Chinese Congee is a warm and comforting rice porridge. Preserved century eggs and pork, make this pork congee recipe a flavorful, savory dish with hints of salt from the century eggs.
There are some foods that are reserved for total comfort.
For some people, that may be mac and cheese, others, soup; but for me, it’s congee.
Growing up, congee wasn’t a staple in my home, since my Dad isn’t a fan of it. He generally doesn’t like soupy, runny textures. But my Mom grew up eating it quite a bit, and so whenever I’d get sick, she’d make congee for me.
Ever since, I’ve always associated congee with comfort.
My husband also loves congee, but tends to only get it at Chinese restaurants. That’s because his favourite style of congee is Preserved Century Egg Pork Congee.
The order slip came back and he noticed it didn’t include the congee, so he flagged down the server and mentioned that she must’ve missed the order on the flip side of the paper. She laughed and said, it’s only available after 10:30am; the master chef isn’t in yet!!
I looked at my husband and joked, “so who’s making the food now?” HAHAHA.
I saw how disappointed he was in not getting his congee, so I told him I’d go home and make it for him, since I knew I had preserved century egg in the fridge.
WHAT IS PRESERVED CENTURY EGG?
Preserved century egg is also known by different names: 100 year old egg, 1000 year old egg, millennium egg, black egg, and a whole host of others.
It is usually a duck egg, that is preserved in ash, clay, salt, quicklime and rice hulls for an extended period of time. The egg yolk turns into a dark green/grey colour and becomes very creamy during the curing process. The egg whites turn a translucent dark brown/black colour with a texture similar to jelly.
Well-preserved eggs will have beautiful snowflake or pine-branch patterns on the surface of the egg, which are formed by salt crystals.
HISTORY OF PRESERVED CENTURY EGG
According to Wikipedia, it is likely that this way of preserving the eggs in an alkaline clay mixture, was used in order to to protect and cure the eggs, making them safe for consumption later on.
And, it’s noted that the discovery of this method of curing eggs was most likely made during the Ming Dynasty, more than 5 centuries ago, when a homeowner found a lake of duck eggs covered in slaked lime during the construction of his home.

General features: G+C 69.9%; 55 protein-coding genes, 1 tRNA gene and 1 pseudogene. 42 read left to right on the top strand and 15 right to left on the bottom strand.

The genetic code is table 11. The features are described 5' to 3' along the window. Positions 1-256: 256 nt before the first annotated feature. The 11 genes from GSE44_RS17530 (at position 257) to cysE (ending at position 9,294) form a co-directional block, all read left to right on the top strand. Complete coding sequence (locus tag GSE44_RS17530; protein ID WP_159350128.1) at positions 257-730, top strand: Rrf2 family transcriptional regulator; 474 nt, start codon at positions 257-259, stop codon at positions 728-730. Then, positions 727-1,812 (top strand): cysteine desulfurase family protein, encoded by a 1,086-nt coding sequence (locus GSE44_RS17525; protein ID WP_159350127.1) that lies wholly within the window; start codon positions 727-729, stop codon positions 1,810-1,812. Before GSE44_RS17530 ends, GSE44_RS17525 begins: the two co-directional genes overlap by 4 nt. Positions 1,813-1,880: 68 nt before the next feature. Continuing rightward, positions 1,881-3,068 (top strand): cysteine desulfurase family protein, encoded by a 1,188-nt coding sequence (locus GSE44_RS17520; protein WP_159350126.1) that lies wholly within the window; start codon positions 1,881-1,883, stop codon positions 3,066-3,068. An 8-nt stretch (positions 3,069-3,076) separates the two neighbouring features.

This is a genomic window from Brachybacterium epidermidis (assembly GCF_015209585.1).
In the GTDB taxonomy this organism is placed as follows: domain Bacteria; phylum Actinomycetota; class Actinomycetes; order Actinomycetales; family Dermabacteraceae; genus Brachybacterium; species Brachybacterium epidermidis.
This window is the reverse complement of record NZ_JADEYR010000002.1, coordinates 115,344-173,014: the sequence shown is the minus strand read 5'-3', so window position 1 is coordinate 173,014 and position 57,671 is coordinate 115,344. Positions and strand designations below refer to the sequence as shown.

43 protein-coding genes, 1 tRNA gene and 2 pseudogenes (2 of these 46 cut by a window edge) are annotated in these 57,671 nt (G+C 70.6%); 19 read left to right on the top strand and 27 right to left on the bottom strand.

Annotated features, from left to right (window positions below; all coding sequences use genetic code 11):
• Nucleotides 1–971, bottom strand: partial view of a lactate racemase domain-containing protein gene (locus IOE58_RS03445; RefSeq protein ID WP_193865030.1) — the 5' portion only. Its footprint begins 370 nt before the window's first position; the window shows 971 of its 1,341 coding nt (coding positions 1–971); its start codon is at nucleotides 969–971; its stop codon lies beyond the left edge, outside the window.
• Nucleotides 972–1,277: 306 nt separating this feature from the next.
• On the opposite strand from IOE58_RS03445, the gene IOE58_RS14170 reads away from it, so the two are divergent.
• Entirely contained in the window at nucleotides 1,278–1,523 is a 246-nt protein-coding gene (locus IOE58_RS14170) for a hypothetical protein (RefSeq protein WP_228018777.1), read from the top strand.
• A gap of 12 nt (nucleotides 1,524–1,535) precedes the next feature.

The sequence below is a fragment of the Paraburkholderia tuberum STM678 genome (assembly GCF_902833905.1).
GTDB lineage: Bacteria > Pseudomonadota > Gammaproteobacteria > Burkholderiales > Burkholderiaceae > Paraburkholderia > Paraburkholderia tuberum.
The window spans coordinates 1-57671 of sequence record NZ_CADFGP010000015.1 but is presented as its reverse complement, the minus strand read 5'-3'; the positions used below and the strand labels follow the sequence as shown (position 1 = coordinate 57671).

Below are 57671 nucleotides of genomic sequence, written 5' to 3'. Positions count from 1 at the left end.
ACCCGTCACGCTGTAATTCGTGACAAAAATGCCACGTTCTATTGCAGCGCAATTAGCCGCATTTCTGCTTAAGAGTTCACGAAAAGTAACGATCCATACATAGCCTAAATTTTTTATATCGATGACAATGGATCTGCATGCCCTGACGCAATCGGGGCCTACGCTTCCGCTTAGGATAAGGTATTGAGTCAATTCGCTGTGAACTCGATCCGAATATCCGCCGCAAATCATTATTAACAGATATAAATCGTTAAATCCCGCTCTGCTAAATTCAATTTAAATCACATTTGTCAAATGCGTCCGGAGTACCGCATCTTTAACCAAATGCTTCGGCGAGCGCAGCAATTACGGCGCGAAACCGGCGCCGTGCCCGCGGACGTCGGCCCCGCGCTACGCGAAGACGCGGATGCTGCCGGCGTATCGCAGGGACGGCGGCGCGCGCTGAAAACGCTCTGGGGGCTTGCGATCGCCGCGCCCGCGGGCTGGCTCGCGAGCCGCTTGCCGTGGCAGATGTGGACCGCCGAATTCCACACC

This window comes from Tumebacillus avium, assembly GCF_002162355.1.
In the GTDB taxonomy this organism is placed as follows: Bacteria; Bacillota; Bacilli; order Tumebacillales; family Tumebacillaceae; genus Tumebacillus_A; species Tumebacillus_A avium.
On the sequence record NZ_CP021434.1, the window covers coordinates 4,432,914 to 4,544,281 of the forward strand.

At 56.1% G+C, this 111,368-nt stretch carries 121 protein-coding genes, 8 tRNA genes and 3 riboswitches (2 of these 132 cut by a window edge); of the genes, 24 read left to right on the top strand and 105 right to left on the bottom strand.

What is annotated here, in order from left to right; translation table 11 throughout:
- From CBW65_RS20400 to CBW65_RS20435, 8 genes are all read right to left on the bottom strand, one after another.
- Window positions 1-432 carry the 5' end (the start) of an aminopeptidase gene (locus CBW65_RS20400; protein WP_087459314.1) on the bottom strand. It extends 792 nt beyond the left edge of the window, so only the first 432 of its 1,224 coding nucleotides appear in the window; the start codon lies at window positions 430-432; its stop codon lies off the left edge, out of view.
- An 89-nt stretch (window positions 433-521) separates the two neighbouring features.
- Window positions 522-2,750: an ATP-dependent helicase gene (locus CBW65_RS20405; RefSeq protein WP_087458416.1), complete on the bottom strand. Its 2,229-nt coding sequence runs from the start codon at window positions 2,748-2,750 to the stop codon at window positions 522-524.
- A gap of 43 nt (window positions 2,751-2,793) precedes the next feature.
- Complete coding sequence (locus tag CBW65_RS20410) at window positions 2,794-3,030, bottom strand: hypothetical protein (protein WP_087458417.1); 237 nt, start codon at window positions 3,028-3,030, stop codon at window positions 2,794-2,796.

He tasted the eggs and and found it needed salt, so he set up production and added salt, which resulted in the recipe for the century egg.
HOW IS PRESERVED CENTURY EGG EATEN?
Century eggs are peeled, rinsed and can be eaten without much preparation.
They are very salty, so they should be paired with something else.
Various ways of eating century eggs include: pairing it with pickled ginger, with chilled tofu, with vegetables, or with freshly made egg omelette. Another common way of eating preserved century egg is in jook, or congee.
WHAT IS CONGEE?
Congee, or “jook” in Cantonese, is a simple rice porridge made with rice and water.
Rice is cooked with a large amount of water until the rice grains are broken down. It is easily digested and is suitable for people will illnesses or young children.
It is eaten as a staple breakfast food in China, and is often served with preserved veggies, dace, bamboo shoots, meat, or century eggs, along with yu tiao, which are fried long Chinese donuts (you can pick these up at an Asian supermarket usually in the bakery or dim sum section).
The consistency of congee can be thick or watery, depending on how you like it.
My version is on the thicker side, made with chicken broth which gives the congee additional flavour, and a little more of a beige colour, compared to if it’s made with water, which will yield a whiter congee.
Pork congee is my favourite way to consume preserved century eggs.
The savoury, smooth and creamy rice “porridge” gets hints of salty and unctuous preserved egg, and is balanced with the sharpness of green onion, and fried crispy yu tiao.
The next time you’re feeling under the weather, try this dish and you’ll be comforted by it’s warmth and wholesomeness.
Yield: 4 servings Prep:10 min Cook: 90 minutes
- 1 C cooked white rice
- 1 Tbsp grated garlic
- 1 Tbsp grated ginger
- 8-10 C water or chicken broth (more if you prefer thinner consistency, less if you like it thicker)
- 1 preserved century egg *, peeled and rinsed (cut up into small pieces)
- 1/2 tsp sea salt
- 1/4 tsp ground white pepper
- 1 preserved century egg *, peeled and rinsed (cut into slivers)
- 2 green onions , chopped
- cilantro , chopped
- 1 Tbsp sesame oil
- fried onion
- pork floss *
- 2 pieces yu tiao * (fried Chinese donut), sliced
- Marinate the lean pork with soy sauce and sesame oil. Set aside.
- In a large pot, add the cooked rice, grated garlic and ginger. Cover with water/chicken broth. Bring the mixture to a boil and then reduce to a simmer.
- Cook the congee for about 1.5 hours, stirring intermittently, until the rice grains have broken down. Add more liquid if the consistency is too thick.
- About halfway through the cooking time (about 45 minutes in), add in the lean pork and 1 of the cut-up century eggs, and continue to cook. Again, check the consistency of the congee -- add more liquid if it's too thick.
- When the congee is almost done, remove the pork and shred it thinly. Add the shredded pork back into the congee.
- Season with salt and white pepper to taste.
- Remove the congee from heat and ladle into bowls.
- Top with garnishes such as additional century egg, green onions, cilantro, sesame oil, fried onion, and pork floss.
- Serve immediately with freshly fried yu tiao.
*Preserved century eggs, pork floss, yu tiao can all be found at your local Asian grocery store.